Google to Take On Tech Giants With Second-Gen Hardware

Google just debuted its second-generation Pixel smartphones and Google Home speaker, among other hardware devices, as it competes with Apple, Samsung and Amazon to break into the top ranks of consumer electronics. The company’s first year in the space was mixed: although the devices got positive reviews, the Pixel smartphone suffered from supply shortages, capturing only a minute market share in the U.S. and elsewhere. Likewise, Google Home only made minor inroads into the arena dominated by Amazon’s Echo.

The Wall Street Journal reports that, last month, Google bought part of HTC, “which helped develop the Pixel, for $1.1 billion to accelerate its effort in smartphones.” But progress is slow. According to IDC, Google “had a 1 percent share of the U.S. smartphone market in the second quarter, compared with 32 percent for Apple and 32 percent for Samsung.”


One obstacle is that only Verizon carries the Pixel. Forrester analyst Thomas Husson notes that, despite Pixel’s upgrades, “Google’s main challenge is now … to make them available to consumers on the shelves,” which means “mastering the supply chain, partnering with carriers and other distribution channels, training vendors and investing a lot in marketing.”

Google’s two smart speakers are Google Home Max which, at $400, is pitted against Apple’s upcoming $350 HomePod on the high end, and the $50 Google Home Mini vying with Amazon’s Echo on the low end. “The next big innovation will happen at the intersection of AI, software and hardware,” said Google hardware chief Rick Osterloh.

Google’s strategy, says some analysts, is “less about hardware sales and more about getting its virtual assistant inside of users’ homes … [which] could eventually boost its massive advertising business.” In fact, Google is gifting every Pixel purchaser with a Google Home Mini.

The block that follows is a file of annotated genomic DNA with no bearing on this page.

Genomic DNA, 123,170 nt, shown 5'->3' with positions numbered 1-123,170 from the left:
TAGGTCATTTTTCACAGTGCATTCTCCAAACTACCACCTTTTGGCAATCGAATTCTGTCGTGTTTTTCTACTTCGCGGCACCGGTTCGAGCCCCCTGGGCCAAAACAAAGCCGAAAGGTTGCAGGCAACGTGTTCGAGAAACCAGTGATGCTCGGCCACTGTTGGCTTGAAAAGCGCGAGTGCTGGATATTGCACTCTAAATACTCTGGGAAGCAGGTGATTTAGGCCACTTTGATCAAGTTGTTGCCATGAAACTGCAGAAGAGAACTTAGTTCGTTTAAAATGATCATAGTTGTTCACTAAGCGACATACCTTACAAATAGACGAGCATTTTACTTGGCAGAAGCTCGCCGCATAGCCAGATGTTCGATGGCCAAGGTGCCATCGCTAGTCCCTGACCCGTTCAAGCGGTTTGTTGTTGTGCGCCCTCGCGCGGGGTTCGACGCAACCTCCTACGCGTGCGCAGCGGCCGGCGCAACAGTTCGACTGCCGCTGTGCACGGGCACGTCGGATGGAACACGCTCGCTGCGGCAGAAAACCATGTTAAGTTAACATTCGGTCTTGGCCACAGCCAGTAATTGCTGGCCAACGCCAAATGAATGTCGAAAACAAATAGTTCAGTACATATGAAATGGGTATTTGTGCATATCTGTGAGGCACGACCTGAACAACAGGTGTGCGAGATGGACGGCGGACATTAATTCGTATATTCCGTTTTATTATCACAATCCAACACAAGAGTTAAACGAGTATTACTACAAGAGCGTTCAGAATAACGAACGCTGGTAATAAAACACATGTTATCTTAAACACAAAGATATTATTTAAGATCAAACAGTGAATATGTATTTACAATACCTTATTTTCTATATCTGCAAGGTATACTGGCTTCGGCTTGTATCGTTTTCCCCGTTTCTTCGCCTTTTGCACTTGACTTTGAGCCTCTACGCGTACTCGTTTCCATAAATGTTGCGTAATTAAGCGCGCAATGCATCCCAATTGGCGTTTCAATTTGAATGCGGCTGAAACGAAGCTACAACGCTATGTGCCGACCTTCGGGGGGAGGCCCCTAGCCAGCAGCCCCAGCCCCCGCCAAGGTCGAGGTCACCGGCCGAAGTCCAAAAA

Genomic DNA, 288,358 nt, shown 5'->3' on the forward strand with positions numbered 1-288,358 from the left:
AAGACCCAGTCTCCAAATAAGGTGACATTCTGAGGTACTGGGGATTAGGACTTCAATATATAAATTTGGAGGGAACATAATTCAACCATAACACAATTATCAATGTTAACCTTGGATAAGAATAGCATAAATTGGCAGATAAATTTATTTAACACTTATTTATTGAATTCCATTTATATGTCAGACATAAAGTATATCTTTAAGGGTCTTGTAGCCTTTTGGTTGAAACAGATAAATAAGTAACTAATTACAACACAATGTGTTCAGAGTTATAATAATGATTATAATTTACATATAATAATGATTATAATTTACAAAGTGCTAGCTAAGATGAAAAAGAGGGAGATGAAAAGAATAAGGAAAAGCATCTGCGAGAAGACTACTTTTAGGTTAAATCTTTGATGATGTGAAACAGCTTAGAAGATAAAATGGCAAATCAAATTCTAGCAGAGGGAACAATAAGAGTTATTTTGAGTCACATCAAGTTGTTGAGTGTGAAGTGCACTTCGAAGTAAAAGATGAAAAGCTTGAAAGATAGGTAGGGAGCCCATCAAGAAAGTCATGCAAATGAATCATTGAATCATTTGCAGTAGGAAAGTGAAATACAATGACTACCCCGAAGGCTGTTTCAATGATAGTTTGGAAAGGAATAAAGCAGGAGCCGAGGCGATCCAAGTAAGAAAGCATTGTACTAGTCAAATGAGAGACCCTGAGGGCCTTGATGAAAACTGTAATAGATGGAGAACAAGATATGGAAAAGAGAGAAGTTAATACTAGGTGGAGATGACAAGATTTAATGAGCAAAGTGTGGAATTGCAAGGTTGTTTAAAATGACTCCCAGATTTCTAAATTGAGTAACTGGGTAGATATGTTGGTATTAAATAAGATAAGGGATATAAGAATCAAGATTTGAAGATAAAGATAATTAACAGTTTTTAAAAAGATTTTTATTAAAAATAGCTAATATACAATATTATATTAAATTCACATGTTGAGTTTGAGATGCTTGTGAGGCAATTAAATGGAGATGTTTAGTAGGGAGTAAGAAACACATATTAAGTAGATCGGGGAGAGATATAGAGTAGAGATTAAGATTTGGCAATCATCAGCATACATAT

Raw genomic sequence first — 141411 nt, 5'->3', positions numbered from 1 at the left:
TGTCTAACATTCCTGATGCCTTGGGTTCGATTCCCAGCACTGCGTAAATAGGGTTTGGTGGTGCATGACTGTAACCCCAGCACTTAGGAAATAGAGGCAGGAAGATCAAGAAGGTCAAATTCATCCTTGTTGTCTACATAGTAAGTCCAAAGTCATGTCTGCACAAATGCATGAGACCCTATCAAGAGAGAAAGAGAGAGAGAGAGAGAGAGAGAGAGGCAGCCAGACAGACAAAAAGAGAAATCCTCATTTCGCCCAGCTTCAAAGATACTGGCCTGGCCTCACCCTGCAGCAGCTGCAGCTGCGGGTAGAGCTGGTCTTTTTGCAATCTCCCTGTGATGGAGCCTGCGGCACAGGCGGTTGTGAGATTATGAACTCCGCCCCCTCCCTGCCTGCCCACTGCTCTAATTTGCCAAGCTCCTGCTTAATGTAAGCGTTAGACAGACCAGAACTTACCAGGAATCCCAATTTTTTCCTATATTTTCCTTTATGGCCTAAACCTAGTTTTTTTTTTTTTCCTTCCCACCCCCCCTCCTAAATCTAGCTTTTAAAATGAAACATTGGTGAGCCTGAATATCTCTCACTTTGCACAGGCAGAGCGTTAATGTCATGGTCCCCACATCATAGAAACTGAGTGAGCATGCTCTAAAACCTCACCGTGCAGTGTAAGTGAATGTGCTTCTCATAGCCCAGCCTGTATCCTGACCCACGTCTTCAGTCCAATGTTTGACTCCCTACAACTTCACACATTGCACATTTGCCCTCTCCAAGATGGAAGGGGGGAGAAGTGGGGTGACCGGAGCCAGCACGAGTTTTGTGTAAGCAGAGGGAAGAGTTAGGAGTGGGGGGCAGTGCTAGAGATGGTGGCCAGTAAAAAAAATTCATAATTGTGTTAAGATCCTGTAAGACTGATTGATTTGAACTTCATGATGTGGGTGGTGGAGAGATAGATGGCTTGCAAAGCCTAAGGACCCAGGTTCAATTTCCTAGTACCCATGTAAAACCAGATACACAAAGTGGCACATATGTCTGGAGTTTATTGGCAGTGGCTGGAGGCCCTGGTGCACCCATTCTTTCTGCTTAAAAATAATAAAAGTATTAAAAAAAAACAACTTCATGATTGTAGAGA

The Verge reports that the Pixel 2 and Pixel 2 XL, for $649 and $849 respectively, “are identical except for a few key things: the size and type of screen, the size of the battery, and the basic hardware design,” with a claimed contrast ratio of 100,000:1 (compared to 1,400:1 on the iPhone 8). It singles out the camera as the phones’ best feature, calling it “a big leap over last year’s Pixel camera,” and likely to compete well with the iPhone 8’s “dual-lens/camera bump system.”

More specifically, Google enables a “background blur effect on the 8-megapixel front-facing camera,” and is “also able to create the bokeh effect on the rear camera for any object.” The Pixel 2 only has one camera sensor, but uses its “dual-pixel camera sensor” to create a depth map from “images that are spaced less than a micron apart.” The user can also “squeeze the sides of the Pixel 2 to launch the Google Assistant.”

Elsewhere, The Verge reports on the new hands-free camera Google Clip, that works with the Pixel, noting that its machine learning capabilities are used to “recognize and learn faces and look for interesting moments to record.” A “blinking white LED” signals that the camera is taking photos, and “nothing is synced with Googles cloud … except the photos you save into Google Photos.” Battery life is about three hours of active use … or is dependent on “whether or not it’s seeing anything picture-worthy.”

The Pixelbook Is Google’s First Real Attempt at a Mainstream Laptop, TechCrunch, 10/4/17
Google’s 2017 Gadget Collection, The Verge, 10/6/17
Pixel 2 XL Hands-On: Squeezable Sides and a Souped-Up Camera, CNET, 10/6/17
Pixel Buds Are Probably the Most Important Gadget Google Launched, Mashable, 10/6/17

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